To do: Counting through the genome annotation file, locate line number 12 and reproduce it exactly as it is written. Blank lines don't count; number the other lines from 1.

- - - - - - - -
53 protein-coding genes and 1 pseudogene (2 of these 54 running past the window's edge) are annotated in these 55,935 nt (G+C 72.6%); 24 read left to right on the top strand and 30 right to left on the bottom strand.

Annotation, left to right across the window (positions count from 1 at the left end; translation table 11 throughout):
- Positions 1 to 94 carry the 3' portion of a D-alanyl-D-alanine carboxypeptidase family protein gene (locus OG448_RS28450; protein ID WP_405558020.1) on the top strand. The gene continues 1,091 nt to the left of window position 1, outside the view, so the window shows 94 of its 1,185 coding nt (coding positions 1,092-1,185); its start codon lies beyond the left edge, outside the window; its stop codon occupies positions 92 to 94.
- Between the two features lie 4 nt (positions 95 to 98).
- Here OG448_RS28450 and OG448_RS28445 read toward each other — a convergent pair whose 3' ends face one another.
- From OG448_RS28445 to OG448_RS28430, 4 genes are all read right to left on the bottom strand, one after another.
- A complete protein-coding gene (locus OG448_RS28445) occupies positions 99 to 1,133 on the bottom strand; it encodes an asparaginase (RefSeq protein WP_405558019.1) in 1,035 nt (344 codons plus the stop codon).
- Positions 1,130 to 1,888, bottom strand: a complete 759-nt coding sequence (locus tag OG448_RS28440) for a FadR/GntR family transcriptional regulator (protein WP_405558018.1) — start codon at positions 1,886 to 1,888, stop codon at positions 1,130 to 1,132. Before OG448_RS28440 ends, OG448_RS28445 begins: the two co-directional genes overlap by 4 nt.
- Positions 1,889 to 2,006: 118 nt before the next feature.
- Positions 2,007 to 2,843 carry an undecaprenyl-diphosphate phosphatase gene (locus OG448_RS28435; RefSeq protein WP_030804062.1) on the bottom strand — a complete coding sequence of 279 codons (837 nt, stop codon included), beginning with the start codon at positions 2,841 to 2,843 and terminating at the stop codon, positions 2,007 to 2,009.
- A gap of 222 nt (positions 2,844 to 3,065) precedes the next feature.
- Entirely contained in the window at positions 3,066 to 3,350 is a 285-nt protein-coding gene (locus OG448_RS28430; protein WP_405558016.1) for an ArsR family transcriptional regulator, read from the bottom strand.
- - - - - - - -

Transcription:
- Entirely contained in the window at positions 3,066 to 3,350 is a 285-nt protein-coding gene (locus OG448_RS28430; protein WP_405558016.1) for an ArsR family transcriptional regulator, read from the bottom strand.